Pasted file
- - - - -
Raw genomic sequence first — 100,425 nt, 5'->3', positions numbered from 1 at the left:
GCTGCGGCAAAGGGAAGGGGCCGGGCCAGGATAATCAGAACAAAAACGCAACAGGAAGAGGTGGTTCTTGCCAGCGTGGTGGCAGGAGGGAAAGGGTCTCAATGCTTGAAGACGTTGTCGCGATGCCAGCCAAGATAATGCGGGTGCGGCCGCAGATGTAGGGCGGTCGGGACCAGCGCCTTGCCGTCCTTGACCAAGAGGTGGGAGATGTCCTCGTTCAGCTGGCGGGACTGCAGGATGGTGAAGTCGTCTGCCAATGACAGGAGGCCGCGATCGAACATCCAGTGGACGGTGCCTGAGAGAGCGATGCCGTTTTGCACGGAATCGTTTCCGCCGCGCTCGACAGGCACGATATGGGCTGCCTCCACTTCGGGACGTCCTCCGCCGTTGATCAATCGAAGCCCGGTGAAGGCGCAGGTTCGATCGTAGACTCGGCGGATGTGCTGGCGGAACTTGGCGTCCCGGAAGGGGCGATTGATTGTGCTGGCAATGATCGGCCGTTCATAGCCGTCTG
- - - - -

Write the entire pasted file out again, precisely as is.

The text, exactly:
Raw genomic sequence first — 100,425 nt, 5'->3', positions numbered from 1 at the left:
GCTGCGGCAAAGGGAAGGGGCCGGGCCAGGATAATCAGAACAAAAACGCAACAGGAAGAGGTGGTTCTTGCCAGCGTGGTGGCAGGAGGGAAAGGGTCTCAATGCTTGAAGACGTTGTCGCGATGCCAGCCAAGATAATGCGGGTGCGGCCGCAGATGTAGGGCGGTCGGGACCAGCGCCTTGCCGTCCTTGACCAAGAGGTGGGAGATGTCCTCGTTCAGCTGGCGGGACTGCAGGATGGTGAAGTCGTCTGCCAATGACAGGAGGCCGCGATCGAACATCCAGTGGACGGTGCCTGAGAGAGCGATGCCGTTTTGCACGGAATCGTTTCCGCCGCGCTCGACAGGCACGATATGGGCTGCCTCCACTTCGGGACGTCCTCCGCCGTTGATCAATCGAAGCCCGGTGAAGGCGCAGGTTCGATCGTAGACTCGGCGGATGTGCTGGCGGAACTTGGCGTCCCGGAAGGGGCGATTGATTGTGCTGGCAATGATCGGCCGTTCATAGCCGTCTG